2. In lieu of the Pixel ever making it to New Zealand, the Nokia 8 is the next best thing for those of us who want a pure Android experience without layers of bloat, duplication or updates that take months to finally arrive (the October security update for Android on Samsung devices still hasn’t started to be deployed yet). When you realise that all the buzzwords and ‘features’ that OEM’s like Samsung put in their build of Android you quickly wonder whether it is worth the price of those features.

  3. For me, speed of updates is critical. Android as supplied by the major vendors and Telcos is rated as the most insecure mobile device OS in play right now and I want updates as soon as I can get them.
    The OnePlus is out for that reason and that it’s even less splashproof than the Nokia 8.
    Samsung etc are out for that reason, bloatware and lack of bezels. I LIKE the bezel. I want someplace to hold the phone.
    The Pixel is out because it lacks expandable storage, in 3 year’s time that whopping 64GB is going to be as mysteriously full of things that I can’t see or delete as the 12Gb in my current phone is now.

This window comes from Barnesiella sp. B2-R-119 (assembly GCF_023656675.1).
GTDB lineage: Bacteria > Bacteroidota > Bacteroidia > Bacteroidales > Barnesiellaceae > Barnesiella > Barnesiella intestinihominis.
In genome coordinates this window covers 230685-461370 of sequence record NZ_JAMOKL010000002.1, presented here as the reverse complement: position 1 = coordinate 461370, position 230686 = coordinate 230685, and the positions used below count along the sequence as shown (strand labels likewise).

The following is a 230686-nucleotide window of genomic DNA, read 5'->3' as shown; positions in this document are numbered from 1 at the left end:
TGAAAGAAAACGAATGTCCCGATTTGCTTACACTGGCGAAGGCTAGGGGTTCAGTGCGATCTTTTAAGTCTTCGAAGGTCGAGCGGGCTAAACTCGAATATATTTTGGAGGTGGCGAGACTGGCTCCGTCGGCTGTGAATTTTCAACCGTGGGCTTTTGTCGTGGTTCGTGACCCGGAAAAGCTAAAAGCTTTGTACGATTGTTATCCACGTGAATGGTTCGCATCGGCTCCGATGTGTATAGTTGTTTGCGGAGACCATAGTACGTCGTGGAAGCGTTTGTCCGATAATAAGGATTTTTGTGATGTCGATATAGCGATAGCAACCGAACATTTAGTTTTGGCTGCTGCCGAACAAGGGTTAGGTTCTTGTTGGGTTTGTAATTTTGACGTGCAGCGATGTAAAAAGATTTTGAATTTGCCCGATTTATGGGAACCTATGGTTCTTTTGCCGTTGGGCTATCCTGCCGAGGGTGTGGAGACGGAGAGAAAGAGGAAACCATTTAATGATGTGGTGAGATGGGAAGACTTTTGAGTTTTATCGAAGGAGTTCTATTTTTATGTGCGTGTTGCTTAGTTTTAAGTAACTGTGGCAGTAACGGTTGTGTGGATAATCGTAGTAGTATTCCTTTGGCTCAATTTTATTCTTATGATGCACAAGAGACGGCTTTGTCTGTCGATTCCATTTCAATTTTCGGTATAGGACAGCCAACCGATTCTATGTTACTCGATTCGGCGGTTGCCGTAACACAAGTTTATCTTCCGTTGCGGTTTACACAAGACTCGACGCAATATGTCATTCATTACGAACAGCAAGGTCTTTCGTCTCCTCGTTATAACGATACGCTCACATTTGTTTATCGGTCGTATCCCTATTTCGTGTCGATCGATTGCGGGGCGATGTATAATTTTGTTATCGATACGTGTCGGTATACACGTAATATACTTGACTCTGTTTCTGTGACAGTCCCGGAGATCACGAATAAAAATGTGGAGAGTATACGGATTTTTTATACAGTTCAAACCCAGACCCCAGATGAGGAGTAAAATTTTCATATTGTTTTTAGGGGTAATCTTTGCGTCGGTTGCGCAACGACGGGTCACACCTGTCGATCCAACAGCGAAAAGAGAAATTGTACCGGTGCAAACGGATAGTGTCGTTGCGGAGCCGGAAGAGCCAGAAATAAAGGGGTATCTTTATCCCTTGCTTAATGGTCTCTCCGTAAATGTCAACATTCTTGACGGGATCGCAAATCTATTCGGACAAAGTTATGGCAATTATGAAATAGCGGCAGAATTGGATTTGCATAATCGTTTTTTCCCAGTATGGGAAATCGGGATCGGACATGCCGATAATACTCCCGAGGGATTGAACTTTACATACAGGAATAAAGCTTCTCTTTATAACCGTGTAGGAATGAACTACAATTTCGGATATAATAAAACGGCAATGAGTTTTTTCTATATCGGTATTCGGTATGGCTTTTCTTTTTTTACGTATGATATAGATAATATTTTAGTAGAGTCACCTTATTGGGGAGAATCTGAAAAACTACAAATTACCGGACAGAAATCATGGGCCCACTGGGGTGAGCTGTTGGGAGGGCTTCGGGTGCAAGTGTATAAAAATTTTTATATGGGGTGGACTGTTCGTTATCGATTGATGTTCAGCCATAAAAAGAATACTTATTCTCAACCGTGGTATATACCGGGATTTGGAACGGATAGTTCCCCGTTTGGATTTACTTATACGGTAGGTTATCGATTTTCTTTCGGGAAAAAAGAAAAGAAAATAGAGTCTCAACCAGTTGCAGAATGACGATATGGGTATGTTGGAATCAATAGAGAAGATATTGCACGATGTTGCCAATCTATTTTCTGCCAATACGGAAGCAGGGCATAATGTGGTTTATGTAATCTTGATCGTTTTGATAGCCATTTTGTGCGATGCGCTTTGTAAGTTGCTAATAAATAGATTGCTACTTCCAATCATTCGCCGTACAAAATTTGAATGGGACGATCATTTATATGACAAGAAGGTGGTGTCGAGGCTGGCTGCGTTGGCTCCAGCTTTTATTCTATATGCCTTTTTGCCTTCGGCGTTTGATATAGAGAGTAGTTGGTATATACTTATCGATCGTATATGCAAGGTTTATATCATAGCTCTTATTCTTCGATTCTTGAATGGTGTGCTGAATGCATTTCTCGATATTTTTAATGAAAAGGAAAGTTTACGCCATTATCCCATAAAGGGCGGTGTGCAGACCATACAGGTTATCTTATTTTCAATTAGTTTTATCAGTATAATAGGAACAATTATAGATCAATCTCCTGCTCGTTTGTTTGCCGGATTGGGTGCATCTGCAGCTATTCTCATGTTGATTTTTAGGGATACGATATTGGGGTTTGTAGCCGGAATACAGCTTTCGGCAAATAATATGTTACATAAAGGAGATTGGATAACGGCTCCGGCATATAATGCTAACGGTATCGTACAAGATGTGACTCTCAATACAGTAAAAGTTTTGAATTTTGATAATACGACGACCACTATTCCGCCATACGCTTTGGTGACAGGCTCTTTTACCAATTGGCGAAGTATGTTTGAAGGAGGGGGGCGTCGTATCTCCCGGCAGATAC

My only issue is the price here. A bundle including the Nokia 8 bluetooth headphones and a backpack is NZ$600 overseas, someone is clipping the ticket on the way through to us.

    • I agree about the price. Even when you allow for 15 percent GST and our smaller market size, the price should be less than NZ$800. That’s roughly where the mid-range models from brands like Oppo and Huawei fit. Asking for a 25 percent mark up on top of that is pushing it.

      My guess, and it’s just a guess, is that either the prices fall in line with the market or Nokia will flop in New Zealand.

  4. Agree.
    I’m waiting to see how prices at the parallel importers shape up over the next few weeks. I like the device, really don’t want to pay that much for it.